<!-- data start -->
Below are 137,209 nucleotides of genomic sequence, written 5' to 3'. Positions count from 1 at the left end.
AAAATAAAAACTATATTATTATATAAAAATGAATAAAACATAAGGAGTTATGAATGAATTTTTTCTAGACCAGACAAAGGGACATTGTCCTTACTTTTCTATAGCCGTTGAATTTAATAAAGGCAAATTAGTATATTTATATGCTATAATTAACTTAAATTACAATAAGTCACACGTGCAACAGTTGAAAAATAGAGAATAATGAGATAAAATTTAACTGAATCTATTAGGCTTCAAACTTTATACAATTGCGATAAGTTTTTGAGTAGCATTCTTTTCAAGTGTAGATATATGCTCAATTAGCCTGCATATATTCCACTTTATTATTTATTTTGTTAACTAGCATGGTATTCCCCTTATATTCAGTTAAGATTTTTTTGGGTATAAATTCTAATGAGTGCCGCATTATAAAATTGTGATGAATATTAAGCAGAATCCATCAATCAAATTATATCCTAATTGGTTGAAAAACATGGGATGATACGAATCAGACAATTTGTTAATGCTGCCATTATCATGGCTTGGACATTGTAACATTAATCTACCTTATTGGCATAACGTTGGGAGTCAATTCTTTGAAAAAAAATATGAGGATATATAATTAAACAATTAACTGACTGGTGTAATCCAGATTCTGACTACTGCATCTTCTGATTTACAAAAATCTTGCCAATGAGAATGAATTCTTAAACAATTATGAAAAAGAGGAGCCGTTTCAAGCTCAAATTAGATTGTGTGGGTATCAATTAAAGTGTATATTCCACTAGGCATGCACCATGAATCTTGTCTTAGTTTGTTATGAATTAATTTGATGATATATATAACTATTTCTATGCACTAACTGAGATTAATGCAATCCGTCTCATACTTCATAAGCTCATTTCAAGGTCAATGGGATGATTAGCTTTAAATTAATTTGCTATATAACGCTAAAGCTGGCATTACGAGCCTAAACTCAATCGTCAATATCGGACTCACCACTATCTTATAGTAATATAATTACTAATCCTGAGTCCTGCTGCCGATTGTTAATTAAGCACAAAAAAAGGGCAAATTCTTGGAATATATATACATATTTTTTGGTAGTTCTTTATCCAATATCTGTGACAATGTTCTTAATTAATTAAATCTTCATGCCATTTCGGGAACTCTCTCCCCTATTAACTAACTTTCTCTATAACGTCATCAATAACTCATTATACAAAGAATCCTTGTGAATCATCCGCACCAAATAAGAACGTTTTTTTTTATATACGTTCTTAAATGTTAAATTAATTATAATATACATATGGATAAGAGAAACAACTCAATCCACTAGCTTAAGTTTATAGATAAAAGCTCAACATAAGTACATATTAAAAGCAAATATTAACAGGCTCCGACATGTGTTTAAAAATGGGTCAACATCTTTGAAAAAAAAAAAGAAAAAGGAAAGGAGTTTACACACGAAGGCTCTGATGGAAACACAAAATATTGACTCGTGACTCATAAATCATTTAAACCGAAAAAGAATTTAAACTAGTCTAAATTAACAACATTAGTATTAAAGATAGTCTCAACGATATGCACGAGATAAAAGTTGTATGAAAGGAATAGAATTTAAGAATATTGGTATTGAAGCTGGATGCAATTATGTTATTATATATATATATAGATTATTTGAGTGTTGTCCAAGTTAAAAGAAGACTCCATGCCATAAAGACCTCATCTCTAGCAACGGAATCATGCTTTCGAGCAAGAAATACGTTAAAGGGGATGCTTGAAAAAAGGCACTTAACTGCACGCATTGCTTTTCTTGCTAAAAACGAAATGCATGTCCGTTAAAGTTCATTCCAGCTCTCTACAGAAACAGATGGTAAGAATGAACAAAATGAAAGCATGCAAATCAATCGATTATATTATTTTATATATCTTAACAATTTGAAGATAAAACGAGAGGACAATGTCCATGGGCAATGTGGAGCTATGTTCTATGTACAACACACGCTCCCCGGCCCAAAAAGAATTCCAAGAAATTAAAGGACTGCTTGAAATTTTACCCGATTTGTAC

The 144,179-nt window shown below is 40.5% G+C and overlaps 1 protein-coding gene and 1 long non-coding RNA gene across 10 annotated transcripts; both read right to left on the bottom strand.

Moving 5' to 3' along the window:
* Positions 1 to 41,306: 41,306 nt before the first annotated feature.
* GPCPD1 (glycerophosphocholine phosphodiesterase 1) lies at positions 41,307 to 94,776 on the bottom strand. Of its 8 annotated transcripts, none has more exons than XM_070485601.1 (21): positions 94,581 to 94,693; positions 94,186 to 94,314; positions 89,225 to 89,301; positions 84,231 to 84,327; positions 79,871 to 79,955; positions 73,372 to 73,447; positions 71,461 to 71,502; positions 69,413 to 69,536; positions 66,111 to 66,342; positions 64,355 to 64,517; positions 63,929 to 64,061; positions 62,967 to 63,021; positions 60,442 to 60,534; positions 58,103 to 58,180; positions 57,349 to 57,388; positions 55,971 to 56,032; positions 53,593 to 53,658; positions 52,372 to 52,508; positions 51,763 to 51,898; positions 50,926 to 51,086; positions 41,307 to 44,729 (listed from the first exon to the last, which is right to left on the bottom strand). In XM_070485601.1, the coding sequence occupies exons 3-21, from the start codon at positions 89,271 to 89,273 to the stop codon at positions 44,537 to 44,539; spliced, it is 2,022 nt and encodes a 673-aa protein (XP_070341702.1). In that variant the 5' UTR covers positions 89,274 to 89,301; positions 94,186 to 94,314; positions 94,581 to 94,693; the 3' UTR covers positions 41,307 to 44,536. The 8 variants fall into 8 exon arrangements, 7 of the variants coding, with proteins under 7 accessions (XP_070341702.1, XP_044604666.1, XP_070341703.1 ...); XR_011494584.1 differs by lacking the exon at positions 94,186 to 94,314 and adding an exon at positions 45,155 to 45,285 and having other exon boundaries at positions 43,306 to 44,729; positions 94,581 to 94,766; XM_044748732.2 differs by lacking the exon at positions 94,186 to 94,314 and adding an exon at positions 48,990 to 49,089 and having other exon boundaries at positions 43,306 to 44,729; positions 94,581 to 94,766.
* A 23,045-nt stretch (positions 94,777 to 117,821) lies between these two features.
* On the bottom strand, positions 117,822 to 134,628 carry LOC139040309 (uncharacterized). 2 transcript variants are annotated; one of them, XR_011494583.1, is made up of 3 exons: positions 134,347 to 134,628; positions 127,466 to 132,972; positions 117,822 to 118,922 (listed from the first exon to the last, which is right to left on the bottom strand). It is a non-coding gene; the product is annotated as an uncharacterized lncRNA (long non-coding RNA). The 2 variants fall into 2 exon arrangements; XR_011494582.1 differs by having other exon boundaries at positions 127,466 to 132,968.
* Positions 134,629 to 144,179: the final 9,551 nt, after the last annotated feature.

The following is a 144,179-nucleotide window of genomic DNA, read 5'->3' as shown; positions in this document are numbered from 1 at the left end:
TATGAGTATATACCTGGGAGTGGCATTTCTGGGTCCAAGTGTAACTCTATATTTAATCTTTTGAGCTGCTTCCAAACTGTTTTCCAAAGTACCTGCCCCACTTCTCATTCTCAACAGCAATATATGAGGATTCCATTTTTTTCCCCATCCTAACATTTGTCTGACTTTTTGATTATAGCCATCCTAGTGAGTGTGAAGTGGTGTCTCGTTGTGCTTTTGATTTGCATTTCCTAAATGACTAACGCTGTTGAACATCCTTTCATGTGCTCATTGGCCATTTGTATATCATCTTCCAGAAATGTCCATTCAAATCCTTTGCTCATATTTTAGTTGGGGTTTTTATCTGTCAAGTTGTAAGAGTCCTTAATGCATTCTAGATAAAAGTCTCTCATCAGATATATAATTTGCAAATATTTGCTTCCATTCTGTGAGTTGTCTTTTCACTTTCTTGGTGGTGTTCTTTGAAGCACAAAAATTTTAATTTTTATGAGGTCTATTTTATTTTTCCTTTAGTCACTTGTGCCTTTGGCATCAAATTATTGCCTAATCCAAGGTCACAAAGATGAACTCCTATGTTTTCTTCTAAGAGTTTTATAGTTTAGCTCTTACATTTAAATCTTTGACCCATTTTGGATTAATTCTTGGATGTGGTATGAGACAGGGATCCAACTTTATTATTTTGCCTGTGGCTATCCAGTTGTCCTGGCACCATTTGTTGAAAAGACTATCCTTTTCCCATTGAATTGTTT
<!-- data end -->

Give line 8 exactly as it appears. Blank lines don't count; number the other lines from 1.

* On the bottom strand, positions 117,822 to 134,628 carry LOC139040309 (uncharacterized). 2 transcript variants are annotated; one of them, XR_011494583.1, is made up of 3 exons: positions 134,347 to 134,628; positions 127,466 to 132,972; positions 117,822 to 118,922 (listed from the first exon to the last, which is right to left on the bottom strand). It is a non-coding gene; the product is annotated as an uncharacterized lncRNA (long non-coding RNA). The 2 variants fall into 2 exon arrangements; XR_011494582.1 differs by having other exon boundaries at positions 127,466 to 132,968.